Try the DIY type sellers who are selling their own properties. They may be more realistic than Estate Agents

Be realistic from the beginning and you’re more likely to find a deal that suits you.


Mortgage Help from The Government

The government has expressed its commitment to make first time buying easier. Currently there are three schemes. Keep an eye on these and find out if anything is happening in your area.

Checkout the latest  UK Government Official Home Buying Help 


Get a Deposit

Generally speaking, the bigger the deposit you can put down, the better the mortgage deal you can get – and that means lower repayments. It is possible to borrow 100 per cent – or more – of your property’s valuation, but this won’t be cheap.

The higher your loan to value (LTV), the greater the interest rate you’re likely to face.

If you need an LTV of more than 90 per cent, your lender may add a higher lending charge (HLC).

This can also be called a mortgage indemnity guarantee (MIG), additional security fee or mortgage advance premium.

For someone borrowing £100,000, this will typically be in the region of £1,500.

For more information, see Higher lending fees explained.


Ask The Family

Many mortgage lenders will allow your parents to act as guarantor for your mortgage.

Or you might borrow the deposit from your parents.

Recently some innovative schemes have come onto the market allowing you to offset parental income or savings against the loan. Read more about family guarantor mortgages.


Look Further Afield / Move

If you can move around there are still bargains to be had away from the traditional property hotspots in the south and the inner cities.

Look at less salubrious areas or less popular regions.

Remember that once you get a foot on the ladder moving on becomes much easier.

Look at the section on Finding Your Property particluarly Don’t overpay for an expensive address


The Power of Your Knowledge

Whether you decide to buy alone, with a partner or one or more friends…

(For more on this, see Group mortgages and shared ownership.)

The more information you gather about the house buying process and mortgages in particular, the further you’ll be able to make your money go.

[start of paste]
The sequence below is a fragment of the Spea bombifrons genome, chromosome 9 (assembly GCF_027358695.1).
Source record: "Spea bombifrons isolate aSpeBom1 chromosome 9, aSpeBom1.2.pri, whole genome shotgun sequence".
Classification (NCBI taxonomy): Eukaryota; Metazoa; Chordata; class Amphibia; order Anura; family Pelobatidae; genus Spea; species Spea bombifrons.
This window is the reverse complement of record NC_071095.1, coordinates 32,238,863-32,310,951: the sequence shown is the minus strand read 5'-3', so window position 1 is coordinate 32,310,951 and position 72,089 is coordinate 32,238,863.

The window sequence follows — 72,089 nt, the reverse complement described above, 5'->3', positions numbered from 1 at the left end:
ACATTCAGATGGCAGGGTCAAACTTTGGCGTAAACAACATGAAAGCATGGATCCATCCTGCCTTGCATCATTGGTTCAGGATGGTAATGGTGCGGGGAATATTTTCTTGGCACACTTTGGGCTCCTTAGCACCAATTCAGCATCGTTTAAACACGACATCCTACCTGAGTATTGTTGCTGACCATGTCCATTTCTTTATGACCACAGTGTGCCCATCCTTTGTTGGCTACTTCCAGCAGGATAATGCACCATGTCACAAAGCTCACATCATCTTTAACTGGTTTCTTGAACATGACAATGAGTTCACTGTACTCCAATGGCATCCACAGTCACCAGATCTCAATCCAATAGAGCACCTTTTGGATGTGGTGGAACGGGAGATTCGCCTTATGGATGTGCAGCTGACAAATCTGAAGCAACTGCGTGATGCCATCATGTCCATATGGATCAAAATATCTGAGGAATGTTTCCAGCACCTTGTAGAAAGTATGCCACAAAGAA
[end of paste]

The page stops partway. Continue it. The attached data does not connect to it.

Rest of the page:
You’ve made a great start by reading this, but keep it up.

Working your way though the links on this site, will give you:

• The knowledge to build a realistic picture of what you can afford,

• The information to track down the best possible mortgage deal for your needs, and…

• A clear understanding of the ins and outs of the purchase process, so you can keep the costs – and the stress – to a minimum.

You should also keep an eye on the newspaper property pages and read up on your chosen area.

The better informed you are, the more confident you’ll feel about negotiating with lenders and sellers to get what you want.

That’s why it’s vital to go through every single piece of paper from your mortgage adviser, lender, surveyor and solicitor with a fine-tooth comb.

And don’t skip the small print – that’s where the surprises lurk.

It might seem tedious, but when everything’s done and dusted and you’re installed in your new home, with your finances and sanity intact, you’ll be glad you did it.


Graduate And Professional Mortgages

These are mortgages aimed specifically at Graduates and professionals (including teachers, lawyers, doctors) offering better conditions than standard loans.

So, while it is tough out there at the bottom of the property market, it’s not impossible.

Explore all the options and you may find it easier to get that first mortgage that you thought. And remember, the market is always changing.

Interest rates, government schemes, regional values can all vary providing opportunities for the informed buyer.


Also see Taking a Lodger / Renting out a Room